Continued from previous post…

You began acting callously and with impunity. Courting the trade press, you would say whatever came first, seeking credit and taking it. You then collected these stories in a shoebox, like scalps. The more awards you won the more you took winning for granted. You expected victory. When you got a substantial raise you asked for stock in the agency. You demanded monster bonuses. And got them. No title was big enough. Executive Chairman? You weren’t even sure what that meant. Put it on the fucking business card.

Sure, you created bridges but you began burning them as well. Whoever could help you was a loyalist. Everyone else was simply in the way. Always a competitive field now became ruthless. You made enemies, inside and outside your company. They were just jealous, you thought. And did it matter? Tables turned they would treat you the same as an opponent. Or so you believed.

In the eye of this storm a moral compass was useless. Drugs and alcohol became your closet allies. Feeding your ego. Telling you full speed ahead. Cunning, baffling and powerful! They would deliver you to the Promised Land. Back to that feeling you once experienced by the elevators. But of course it was all an illusion, their siren song leading you out to sea alone in a tempest. You would not be the first captain to have crashed upon the rocks.

Your hands trembled in a meeting. So you folded them under the table, hoping no one would notice. You perspired so you brought an extra shirt to the office. You ran for miles along Lake Michigan. At the gym, you tried to work out what was wrong. In the steam room you couldn’t see what was happening. Fear crept in where confidence once reigned. You took Valium and Xanax, along with the drinking.

The wheels were coming off.

For all your hubris it was this obsession with work that would save your life. When you realized your job was at stake, then and only then, you decided to quit. Not for your marriage or your family or even your health. Those lines you’d crossed a long time ago. You’d mortgaged most of your relationships. Your wife was in denial. Your father had written one of his letters. None of that mattered. The great copywriter and rainmaker you were not willing to lose.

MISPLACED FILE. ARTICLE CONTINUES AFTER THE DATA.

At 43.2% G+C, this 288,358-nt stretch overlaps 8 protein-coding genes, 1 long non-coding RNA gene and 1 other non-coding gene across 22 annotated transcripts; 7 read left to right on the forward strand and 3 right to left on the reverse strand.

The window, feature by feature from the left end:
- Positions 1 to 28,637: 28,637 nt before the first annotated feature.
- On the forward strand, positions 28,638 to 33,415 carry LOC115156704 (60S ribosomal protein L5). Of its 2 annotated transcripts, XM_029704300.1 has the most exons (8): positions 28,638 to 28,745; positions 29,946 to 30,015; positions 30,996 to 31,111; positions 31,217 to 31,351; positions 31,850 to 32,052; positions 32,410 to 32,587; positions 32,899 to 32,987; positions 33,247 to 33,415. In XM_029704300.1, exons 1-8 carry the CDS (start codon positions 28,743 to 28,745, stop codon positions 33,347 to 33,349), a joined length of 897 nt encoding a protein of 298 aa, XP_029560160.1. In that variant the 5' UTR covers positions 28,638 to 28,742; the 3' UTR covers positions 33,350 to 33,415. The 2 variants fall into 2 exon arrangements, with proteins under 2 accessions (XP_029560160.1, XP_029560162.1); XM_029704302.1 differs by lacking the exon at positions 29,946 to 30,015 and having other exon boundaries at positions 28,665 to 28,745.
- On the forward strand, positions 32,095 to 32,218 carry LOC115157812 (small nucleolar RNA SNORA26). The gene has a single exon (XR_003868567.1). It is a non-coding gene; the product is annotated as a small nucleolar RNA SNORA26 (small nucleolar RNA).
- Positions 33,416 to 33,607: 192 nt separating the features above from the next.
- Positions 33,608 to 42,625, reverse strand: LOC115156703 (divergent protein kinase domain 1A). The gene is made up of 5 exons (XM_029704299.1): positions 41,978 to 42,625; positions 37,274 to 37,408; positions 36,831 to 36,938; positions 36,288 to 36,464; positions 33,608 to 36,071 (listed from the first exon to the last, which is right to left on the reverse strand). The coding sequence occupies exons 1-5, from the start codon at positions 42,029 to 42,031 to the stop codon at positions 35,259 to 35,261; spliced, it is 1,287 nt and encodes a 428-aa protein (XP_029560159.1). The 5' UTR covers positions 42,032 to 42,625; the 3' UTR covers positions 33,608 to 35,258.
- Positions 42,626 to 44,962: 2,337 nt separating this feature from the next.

In rehab, the group leader, himself a former addict, told you that maybe an advertising career wasn’t in your best interest. That it threatened your sobriety. He warned its venal culture would only suck you back in. You spitefully replied that you made more money in one week than he did all year. Quit your job? Unthinkable. Keeping it was why you’d stopped drinking in the first place! Sick as you were, this had been the most lucrative time of your life. You’d made over a million dollars. Losing all that for something as ephemeral as serenity? Please. What you did not tell the social worker was that you feared he was right.

Why Are You Here?

December 11, 2020

He was “a piece of shit junkie.” His words. Clean almost a year Jake begins a harrowing lead. His entire family are addicts (active or dead) and, not surprisingly, he had started using early in life, in the 5th grade, whatever he could get his hands on: weed, booze, cocaine, meth… Then he tried heroin. And like so many others before him, junk quickly became the apex predator of his body and soul. The warm embrace was a python. It did not let go. He tried to free himself from its grip; spent nine months in rehab, only to get loaded within days of his release. “It was the same as ever,” he said, “only worse.” Jake’s mother, a methadone addict, gave him a piece of advice based on her experience: “Just stop trying, son. It ain’t worth it.”

Remarkably, he did not listen to her. Instead, he took the “rock star cure” and spent a brutal week detoxing at the Four Points Sheraton. Luckily, Jake had some friends left in the world. From the hotel, they drove him to a rehab and this time it stuck – so far anyway, one day at a time. Jake credits the facility’s emphasis on AA for getting him this far.